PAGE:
When two (or more) sounds are present having a frequency difference less than about 20 or 30 Hz, you will hear "beats." The frequency of the beats will be at the difference frequency. If the frequency difference is larger than about 20 or 30 Hz, a tone is usually perceived rather than distinct beats. For complex sounds, beats can arise from any of the partials of the sounds.
Mathematically beats can be understood from a mathematical identity
for sine waves. For sounds with (angular) frequencies
ω1 and ω2 that are added together, the identity gives
sin(ω1t) + sin(ω2t) = 2 sin(ω3t)cos(ω4t)
where ω3 is the average of ω1 and ω2, and ω4 is one half of their difference.
If the difference frequency is small, the sound is that of a single tone at the average frequency, but with a volume which varies in time at the difference frequency. This is illustrated on the graphic to the left. The sum is a sine wave with a variable amplitude and the pattern repeats every 0.05s. That is, there are 1/0.05 = 20 repeats per second = 20 Hz. That is equal to the difference frequency = 120 - 100 Hz = 20 Hz.
You can hear beats using this Sound File (mp3) ( wav). There are two pure tones 6 Hz apart, both near middle C. First each tone is played separately using then left and right stereo channels, then they are played together. As an interesting experiment, listen to the sound file using a good pair of earphones. You will hear the beats even if the tones are sent separately to your two ears. This means your hearing system actually performs a (phase coherent) addition of the sounds somewhere in your brain, after the sound has been detected by your ear. The last sound in the file has the two tones played equally in both ears. The beats sound similar, but note also that it does not sound the same "spatially." See the wikipedia article on binaural beats for more information.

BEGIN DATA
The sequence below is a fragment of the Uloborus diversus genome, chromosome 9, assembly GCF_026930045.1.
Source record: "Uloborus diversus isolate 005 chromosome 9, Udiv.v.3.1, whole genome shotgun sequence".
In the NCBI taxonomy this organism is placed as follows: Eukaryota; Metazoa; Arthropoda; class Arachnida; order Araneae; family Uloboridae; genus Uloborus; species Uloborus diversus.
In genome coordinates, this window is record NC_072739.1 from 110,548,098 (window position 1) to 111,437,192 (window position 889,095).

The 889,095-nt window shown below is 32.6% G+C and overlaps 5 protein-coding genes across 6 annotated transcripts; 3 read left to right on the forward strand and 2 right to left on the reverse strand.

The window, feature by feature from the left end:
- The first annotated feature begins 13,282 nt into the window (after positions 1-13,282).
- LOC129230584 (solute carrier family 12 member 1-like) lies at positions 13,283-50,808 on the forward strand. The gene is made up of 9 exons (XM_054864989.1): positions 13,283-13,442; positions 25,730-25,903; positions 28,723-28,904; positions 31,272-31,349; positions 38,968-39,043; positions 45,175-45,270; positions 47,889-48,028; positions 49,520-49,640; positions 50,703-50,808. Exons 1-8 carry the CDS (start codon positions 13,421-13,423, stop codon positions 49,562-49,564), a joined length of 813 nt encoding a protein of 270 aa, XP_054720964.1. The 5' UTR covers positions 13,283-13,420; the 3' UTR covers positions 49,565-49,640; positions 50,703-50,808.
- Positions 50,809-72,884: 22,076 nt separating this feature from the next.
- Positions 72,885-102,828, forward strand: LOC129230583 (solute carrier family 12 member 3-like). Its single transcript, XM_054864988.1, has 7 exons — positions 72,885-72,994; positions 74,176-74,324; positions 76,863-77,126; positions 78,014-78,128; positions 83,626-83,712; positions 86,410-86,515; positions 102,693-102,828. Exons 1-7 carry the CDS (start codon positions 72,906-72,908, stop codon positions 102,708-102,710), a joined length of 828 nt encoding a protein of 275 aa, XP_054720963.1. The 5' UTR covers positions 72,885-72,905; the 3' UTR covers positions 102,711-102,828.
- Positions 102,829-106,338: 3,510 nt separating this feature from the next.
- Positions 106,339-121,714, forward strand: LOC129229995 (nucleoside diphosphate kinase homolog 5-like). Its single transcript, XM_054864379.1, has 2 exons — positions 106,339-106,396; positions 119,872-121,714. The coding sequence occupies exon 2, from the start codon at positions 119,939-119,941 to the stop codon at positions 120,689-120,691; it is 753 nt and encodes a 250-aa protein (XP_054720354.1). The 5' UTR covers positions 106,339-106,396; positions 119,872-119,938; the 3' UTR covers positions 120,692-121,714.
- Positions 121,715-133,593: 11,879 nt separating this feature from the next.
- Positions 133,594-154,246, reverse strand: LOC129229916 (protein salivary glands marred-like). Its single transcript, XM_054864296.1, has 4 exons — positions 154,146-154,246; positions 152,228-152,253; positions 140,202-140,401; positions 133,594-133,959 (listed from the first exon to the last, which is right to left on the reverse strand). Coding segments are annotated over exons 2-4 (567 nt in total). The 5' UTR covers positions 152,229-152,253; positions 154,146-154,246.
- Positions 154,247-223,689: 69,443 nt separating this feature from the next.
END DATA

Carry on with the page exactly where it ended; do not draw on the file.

Beats can show up anytime you have periodic behavior. Since it is easy to hear beats faster than about 1 per second, it is relatively easy to match two signals with an accuracy of 1 Hz (or better) even if the original frequencies are microwave signals at 1 GHz = 1,000,000,000 or above. That corresponds to more than 12 digits of accuracy!
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